Cpl. Jason Dunham
3rd Battalion, 7th Marines
Iraq, April 14, 2004
Award: Medal of Honor
Cpl. Dunham’s squad was conducting a reconnaissance mission in Karabilah, Iraq, when they heard rocket-propelled grenade and small arms fire erupt a distance away. Dunham led his Combined Anti-Armor Team towards the engagement to provide fire support to their Battalion Commander’s convoy, which had been ambushed as it was traveling to Camp Husaybah. As Dunham and his Marines advanced, they received enemy fire. Dunham ordered his squad to dismount their vehicles and led a fire team on foot several blocks south of the ambushed convoy. Discovering seven Iraqi vehicles attempting to depart, Dunham and his team stopped the vehicles to search them for weapons. As they approached the vehicles, an insurgent leaped out and attacked Dunham. Dunham wrestled the insurgent to the ground and in the ensuing struggle saw the insurgent release a grenade. He immediately alerted his fellow Marines to the threat and, aware of the imminent danger and without hesitation, Dunham covered the grenade with his helmet and body, bearing the brunt of the explosion and shielding his Marines from the blast. In an ultimate and selfless act of bravery in which he was mortally wounded, he saved the lives of at least two fellow Marines. (DoD & U.S. Marine Corps photos)

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1918 Statue of Liberty

THE PICTURE ON HERE IS PHENOMENAL. Facts about the photo: Base to  Shoulder: 150 feet Right Arm: 340  feet Widest part of arm holding torch: 12 1/2  feet Right thumb: 35 feet Thickest  part of body: 29 feet Left hand length: 30  feet Face: 60 feet Nose: 21  feet Longest spike of head piece: 70  feet Torch and flame combined: 980  feet Number of men in flame of torch:  12,000 Number of men in torch:  2,800 Number of men in right arm:  1,200? Number of  men in body, head and balance of figure only:  2,000 total men: 18,000 THANKS FOR YOUR TIME CPL. CHARLES G. MORGAN Submit your own Story>>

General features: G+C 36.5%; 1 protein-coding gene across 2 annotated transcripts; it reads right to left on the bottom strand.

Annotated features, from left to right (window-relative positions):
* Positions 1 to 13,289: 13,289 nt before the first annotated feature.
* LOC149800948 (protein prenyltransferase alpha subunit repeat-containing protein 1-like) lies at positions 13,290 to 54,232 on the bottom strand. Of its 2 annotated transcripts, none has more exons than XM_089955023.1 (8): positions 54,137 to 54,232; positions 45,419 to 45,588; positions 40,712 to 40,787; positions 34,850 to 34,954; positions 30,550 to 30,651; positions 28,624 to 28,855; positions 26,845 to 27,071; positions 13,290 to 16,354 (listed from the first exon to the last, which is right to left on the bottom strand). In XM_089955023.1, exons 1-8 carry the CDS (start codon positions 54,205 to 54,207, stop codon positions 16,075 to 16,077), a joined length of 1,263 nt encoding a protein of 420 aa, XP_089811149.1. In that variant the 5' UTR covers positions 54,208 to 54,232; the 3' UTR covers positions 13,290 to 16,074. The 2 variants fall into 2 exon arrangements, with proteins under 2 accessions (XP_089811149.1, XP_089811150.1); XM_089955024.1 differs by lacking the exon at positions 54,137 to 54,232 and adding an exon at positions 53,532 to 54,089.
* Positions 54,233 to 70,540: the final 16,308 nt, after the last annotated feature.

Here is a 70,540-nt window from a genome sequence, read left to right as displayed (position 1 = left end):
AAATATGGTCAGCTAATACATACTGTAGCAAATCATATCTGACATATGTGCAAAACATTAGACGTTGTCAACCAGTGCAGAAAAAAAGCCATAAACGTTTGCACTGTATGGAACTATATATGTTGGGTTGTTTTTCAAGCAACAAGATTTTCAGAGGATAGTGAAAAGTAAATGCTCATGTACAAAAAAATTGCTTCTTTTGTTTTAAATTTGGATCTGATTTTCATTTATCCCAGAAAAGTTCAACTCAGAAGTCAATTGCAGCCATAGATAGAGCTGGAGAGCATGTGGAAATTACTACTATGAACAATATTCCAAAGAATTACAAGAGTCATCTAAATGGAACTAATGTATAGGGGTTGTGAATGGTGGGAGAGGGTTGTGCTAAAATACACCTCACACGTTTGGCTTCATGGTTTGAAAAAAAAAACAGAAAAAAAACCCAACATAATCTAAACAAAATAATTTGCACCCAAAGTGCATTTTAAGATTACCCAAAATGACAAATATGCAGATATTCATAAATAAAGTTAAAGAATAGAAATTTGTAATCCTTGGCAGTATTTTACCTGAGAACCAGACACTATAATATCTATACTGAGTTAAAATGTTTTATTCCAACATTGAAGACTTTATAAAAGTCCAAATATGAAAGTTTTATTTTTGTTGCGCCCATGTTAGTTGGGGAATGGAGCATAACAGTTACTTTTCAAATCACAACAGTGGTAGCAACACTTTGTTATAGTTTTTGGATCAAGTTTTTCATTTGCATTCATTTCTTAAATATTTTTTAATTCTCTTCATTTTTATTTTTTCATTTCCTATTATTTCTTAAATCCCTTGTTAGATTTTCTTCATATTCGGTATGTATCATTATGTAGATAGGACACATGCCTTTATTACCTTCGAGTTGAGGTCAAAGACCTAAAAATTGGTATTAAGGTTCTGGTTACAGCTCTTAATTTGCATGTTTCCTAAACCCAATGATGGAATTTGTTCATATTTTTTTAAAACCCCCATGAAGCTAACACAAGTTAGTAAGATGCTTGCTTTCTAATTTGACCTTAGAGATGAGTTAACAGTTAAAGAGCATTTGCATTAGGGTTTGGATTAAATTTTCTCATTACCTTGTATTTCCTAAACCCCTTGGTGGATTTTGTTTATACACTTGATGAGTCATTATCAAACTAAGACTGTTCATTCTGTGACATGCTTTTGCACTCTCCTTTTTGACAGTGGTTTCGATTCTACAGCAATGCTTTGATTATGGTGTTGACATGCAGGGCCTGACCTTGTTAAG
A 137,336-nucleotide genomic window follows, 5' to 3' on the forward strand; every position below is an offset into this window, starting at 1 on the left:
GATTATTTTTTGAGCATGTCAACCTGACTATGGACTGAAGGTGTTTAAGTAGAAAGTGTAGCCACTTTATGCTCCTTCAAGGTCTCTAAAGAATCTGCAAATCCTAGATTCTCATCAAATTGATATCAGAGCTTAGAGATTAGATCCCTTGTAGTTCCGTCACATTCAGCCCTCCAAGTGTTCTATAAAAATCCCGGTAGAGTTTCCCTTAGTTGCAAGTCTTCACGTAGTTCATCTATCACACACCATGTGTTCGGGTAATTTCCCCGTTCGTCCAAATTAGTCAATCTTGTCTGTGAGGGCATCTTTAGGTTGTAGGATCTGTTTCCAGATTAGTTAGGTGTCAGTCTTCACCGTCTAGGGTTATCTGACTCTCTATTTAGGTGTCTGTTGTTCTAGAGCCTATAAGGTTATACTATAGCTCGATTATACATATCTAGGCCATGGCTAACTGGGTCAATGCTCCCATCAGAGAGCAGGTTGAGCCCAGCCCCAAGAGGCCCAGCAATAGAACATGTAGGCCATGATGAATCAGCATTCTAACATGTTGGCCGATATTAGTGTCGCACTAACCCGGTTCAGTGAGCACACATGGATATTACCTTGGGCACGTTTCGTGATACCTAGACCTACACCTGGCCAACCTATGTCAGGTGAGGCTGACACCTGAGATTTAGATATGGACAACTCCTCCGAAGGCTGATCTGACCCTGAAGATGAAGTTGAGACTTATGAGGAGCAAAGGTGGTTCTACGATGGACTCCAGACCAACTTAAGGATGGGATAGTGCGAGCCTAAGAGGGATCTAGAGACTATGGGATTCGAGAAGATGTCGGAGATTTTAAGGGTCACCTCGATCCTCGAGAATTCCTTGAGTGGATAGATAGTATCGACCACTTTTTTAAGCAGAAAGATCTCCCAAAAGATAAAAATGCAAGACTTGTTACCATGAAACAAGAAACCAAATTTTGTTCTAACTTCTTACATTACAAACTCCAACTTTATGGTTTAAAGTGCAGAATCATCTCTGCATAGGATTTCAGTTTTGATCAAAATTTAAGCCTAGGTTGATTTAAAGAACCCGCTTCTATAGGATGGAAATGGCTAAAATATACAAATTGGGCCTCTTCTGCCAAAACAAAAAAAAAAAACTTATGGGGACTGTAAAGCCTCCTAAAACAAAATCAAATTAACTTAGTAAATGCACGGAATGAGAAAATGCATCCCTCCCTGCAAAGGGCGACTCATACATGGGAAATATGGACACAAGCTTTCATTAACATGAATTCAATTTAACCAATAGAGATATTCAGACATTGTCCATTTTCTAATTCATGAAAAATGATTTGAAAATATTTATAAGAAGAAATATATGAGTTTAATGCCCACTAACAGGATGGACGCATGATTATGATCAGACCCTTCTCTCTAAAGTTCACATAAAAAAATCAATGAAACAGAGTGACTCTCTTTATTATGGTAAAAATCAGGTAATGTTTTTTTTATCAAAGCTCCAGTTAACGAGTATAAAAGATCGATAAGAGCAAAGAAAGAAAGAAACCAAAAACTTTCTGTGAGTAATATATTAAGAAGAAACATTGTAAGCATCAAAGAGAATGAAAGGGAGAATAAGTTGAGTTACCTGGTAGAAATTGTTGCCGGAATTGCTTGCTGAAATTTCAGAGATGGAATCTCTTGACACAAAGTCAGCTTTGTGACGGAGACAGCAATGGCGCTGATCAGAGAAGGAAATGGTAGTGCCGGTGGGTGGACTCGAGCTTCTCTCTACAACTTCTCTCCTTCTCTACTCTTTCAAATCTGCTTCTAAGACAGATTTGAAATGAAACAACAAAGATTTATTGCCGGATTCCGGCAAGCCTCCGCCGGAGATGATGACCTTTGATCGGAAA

Dear Sgt. Grit

I was a between the wars Marine and served from 10/55 to 10/58 with 5 years inactive reserve. My first and best duty station,  following P.I. (Platoon 164) and I.T.R. at Pendleton, was at  Camp McGill Japan. Camp McGill was a former Japanese naval base and my draft wound up in the 1st Amphibian Truck Co., 2nd AMTRAC Batt. 3rd Marines. The company was soon downsized to platoon strength and became the 3rd D.U.K.W. Platoon with Capt. Dave Dichter commanding.

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Cherry point

I was an E-4, in Operations MOS 7041 IN Cherry Point N C HMS-24 when this Captain Sullivan comes in and says hey Rav want to take a ride? I said yes sir, I suit up , helmet etc. don’t remember if input the G-suit hose I or not, don’t remember if the crew chief did it either, anyway were in this F9f-8T heading down the runway and into the air and he says want to fly it, yes sir, he says watch your attitude not in the sense of disrespect justvtge planes attitude and I hold the stick and get way up and he says want to take it in an attack role I say yes sir , he raises his hands to show me , now I ve still got the stick , but I m 19 don’t have a clue what I m doing and bring the stick way over to my right, of course we’re going over and over and I say you better get this Captain or I m going to up Chuck, he laughed and that’s all I remember until we landed and I was exhausted and didn’t go to work the next day. They had a laugh I ll bet! Two weeks later I went up again didn’t touch the stick, while we’re up there he says hey there’s a red F11-F I think , let’s have some fun, he did his thing I think I passed out and that’s the last back seat jet ride I had.